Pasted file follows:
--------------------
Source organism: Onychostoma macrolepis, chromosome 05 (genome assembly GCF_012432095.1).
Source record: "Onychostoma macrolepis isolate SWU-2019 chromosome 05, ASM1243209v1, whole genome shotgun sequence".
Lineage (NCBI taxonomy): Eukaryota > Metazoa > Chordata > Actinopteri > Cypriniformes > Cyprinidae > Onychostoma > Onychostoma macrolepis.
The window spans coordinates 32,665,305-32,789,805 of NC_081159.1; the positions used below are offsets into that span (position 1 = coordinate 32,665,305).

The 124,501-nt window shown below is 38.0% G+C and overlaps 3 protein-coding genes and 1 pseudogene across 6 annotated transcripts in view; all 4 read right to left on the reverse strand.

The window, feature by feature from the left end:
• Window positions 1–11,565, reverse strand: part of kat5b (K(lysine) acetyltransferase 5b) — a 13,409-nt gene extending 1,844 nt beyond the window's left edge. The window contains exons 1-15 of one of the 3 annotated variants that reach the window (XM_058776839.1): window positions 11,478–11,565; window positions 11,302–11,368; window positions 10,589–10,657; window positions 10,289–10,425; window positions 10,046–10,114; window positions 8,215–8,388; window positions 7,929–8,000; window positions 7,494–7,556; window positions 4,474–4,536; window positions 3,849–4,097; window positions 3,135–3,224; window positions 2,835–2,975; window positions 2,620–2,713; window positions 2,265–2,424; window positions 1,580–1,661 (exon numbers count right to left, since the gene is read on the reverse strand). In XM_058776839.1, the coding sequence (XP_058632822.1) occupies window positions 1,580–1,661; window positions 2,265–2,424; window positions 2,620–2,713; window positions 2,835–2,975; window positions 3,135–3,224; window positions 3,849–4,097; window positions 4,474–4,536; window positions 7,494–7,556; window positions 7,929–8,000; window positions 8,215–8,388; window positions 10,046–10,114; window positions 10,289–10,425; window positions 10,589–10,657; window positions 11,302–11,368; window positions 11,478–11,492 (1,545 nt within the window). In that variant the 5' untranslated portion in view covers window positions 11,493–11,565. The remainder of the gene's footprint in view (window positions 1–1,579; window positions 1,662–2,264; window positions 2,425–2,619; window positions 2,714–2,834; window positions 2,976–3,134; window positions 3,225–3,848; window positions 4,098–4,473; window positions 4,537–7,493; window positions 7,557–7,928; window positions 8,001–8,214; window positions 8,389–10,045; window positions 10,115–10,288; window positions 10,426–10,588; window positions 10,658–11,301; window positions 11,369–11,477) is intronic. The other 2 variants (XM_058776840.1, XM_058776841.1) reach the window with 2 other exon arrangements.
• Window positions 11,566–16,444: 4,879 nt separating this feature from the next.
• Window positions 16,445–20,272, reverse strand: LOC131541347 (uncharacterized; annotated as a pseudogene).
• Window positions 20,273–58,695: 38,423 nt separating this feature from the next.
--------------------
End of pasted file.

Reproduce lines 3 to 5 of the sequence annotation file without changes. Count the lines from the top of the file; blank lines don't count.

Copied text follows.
Lineage (NCBI taxonomy): Eukaryota > Metazoa > Chordata > Actinopteri > Cypriniformes > Cyprinidae > Onychostoma > Onychostoma macrolepis.
The window spans coordinates 32,665,305-32,789,805 of NC_081159.1; the positions used below are offsets into that span (position 1 = coordinate 32,665,305).

The 124,501-nt window shown below is 38.0% G+C and overlaps 3 protein-coding genes and 1 pseudogene across 6 annotated transcripts in view; all 4 read right to left on the reverse strand.